Friona ISD Cuts Ribbon on Parkhill-Designed Elementary
Written By: Valerie Edgren
Date: September 9, 2021
In a kind of a takeoff on TV’s “Trading Spaces” and “Extreme Makeover,” Friona ISD recently showed off its new Friona Primary School with murals that reflect the community.
Superintendent Jimmy Burns asked Parkhill, the school design team, to model one of the child characters of the mural in the likeness of the late son of Deirdre Osborn, principal of the school.
“My favorite part is that little part on that mural down there, the little boy,” Osborn said in an interview with Brad Tollefson, Parkhill videographer. “My son was killed seven years ago in a wreck. Mr. Burns didn't know Aaron, but the whole community did, and he asked for some pictures of Aaron when he was a little boy to put on that mural. There's my little Friona Primary student here with me every day. Very special.”
“We’ve got a brand new building, and we’re so excited,” she said at the ribbon-cutting. For years, students had to cross the street five times a day, sometimes in bad weather, and students would have wet socks all day. “That street didn't drain very well, so we won't have to do that anymore; we're so thrilled. The school is so beautiful and it's even more than we thought.”
Several other features make this project stand out. The new storm shelter protects against tornados, and the innovative courtyard and amphitheater solved the drainage problem.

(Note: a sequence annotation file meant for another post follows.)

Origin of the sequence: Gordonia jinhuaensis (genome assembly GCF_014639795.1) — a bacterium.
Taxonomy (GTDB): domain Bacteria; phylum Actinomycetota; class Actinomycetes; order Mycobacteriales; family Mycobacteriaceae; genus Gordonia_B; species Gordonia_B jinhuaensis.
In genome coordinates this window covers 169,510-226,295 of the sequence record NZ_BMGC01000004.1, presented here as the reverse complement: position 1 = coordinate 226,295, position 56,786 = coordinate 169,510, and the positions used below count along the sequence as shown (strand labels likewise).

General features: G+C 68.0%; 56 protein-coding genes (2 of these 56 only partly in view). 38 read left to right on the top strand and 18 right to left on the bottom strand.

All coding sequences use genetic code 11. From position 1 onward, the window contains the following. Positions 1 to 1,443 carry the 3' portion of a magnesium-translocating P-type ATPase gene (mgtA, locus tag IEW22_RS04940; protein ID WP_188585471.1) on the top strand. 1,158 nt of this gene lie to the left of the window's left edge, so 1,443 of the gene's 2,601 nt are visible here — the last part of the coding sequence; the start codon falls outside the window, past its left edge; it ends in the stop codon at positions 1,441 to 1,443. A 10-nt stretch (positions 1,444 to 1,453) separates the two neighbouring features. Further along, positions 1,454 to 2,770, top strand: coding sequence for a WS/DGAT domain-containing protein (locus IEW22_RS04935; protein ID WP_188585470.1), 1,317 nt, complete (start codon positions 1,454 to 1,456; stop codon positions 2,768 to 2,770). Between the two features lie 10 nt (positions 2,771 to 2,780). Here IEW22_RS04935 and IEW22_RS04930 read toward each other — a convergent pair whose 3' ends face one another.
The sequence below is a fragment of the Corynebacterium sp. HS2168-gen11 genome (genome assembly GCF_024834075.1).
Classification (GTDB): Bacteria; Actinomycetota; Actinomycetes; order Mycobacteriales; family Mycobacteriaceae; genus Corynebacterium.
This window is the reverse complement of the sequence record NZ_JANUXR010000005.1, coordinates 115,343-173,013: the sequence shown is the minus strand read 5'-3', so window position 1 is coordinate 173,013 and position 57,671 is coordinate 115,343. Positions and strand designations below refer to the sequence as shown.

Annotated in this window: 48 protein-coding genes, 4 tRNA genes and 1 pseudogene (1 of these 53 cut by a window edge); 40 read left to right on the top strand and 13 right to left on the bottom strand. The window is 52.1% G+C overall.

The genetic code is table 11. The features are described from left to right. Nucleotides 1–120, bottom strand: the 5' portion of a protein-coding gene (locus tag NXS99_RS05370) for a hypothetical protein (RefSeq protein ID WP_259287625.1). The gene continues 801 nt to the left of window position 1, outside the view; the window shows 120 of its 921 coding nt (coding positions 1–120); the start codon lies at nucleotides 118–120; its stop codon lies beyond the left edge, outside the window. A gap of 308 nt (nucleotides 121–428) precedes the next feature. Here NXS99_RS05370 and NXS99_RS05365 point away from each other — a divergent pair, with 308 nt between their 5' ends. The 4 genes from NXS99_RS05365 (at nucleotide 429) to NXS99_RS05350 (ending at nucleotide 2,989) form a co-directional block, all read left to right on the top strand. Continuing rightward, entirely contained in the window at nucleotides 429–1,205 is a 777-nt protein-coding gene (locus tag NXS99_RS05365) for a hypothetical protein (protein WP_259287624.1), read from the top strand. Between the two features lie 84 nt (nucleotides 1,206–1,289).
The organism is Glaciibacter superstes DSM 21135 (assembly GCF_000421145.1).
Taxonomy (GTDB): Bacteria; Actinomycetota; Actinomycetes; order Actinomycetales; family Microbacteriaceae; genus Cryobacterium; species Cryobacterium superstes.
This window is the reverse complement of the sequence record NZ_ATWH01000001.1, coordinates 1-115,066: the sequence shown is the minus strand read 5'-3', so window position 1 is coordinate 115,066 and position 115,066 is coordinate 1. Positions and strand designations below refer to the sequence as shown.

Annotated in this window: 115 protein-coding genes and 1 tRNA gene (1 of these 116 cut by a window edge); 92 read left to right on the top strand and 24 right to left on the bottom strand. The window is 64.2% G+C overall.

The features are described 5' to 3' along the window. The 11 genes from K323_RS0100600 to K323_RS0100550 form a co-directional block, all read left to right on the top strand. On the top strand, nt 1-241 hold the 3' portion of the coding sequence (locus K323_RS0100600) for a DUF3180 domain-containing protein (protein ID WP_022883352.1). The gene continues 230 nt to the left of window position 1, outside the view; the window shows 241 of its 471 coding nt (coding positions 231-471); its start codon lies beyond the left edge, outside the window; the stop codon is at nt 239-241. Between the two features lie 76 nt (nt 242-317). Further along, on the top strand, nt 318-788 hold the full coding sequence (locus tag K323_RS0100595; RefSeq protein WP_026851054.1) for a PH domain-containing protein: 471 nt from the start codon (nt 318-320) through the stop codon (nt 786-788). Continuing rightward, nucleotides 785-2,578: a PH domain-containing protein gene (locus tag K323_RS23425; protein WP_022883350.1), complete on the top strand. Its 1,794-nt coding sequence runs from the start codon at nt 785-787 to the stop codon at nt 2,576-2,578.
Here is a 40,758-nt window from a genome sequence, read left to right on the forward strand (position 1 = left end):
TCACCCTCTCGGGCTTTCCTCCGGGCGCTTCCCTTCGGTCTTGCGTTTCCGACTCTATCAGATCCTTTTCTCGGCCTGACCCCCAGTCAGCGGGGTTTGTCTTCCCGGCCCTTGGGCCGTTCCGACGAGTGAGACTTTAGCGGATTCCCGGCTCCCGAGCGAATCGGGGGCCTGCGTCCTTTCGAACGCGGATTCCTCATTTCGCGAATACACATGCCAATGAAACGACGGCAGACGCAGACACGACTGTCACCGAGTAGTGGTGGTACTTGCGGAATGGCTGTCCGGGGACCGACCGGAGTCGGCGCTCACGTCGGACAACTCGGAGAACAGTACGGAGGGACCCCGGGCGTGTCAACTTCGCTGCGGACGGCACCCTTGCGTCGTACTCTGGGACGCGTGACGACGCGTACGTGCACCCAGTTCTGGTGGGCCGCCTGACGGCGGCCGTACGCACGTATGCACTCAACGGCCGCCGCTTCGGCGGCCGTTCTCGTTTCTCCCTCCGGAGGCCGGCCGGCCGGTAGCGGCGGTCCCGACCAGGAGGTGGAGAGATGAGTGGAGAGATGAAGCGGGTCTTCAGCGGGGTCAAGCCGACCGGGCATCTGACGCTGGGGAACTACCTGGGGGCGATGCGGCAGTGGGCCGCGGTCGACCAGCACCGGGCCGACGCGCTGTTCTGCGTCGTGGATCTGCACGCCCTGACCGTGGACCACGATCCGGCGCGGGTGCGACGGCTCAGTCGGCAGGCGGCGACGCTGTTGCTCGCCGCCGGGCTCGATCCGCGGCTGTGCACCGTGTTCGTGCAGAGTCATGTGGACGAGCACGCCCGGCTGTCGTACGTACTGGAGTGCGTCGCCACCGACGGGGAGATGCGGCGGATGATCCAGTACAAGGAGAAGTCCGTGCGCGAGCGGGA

Friona ISD Superintendent Jimmy Burns called the drainage solution a smart design.
“The architects did a great job of design where we can connect up and still let the water flow through, but we could also build a courtyard around it, then an amphitheater around it where our kids could go out and enjoy the sunshine during the day. I was very pleased with it.”
Citing the project’s huge significance, Burns outlined the features, including the color scheme, the hubs where the students can work in groups, and the classrooms where the students can divide up.
One of the architects, Aaron Rivera, AIA, is a former student, the principal said, and still has ties with the community.
“Something like this can spark more growth in the community,” Rivera said. “You dream dreams and visions here. This can be a destination now. That's what building community means to me for this community is that we can build something together.”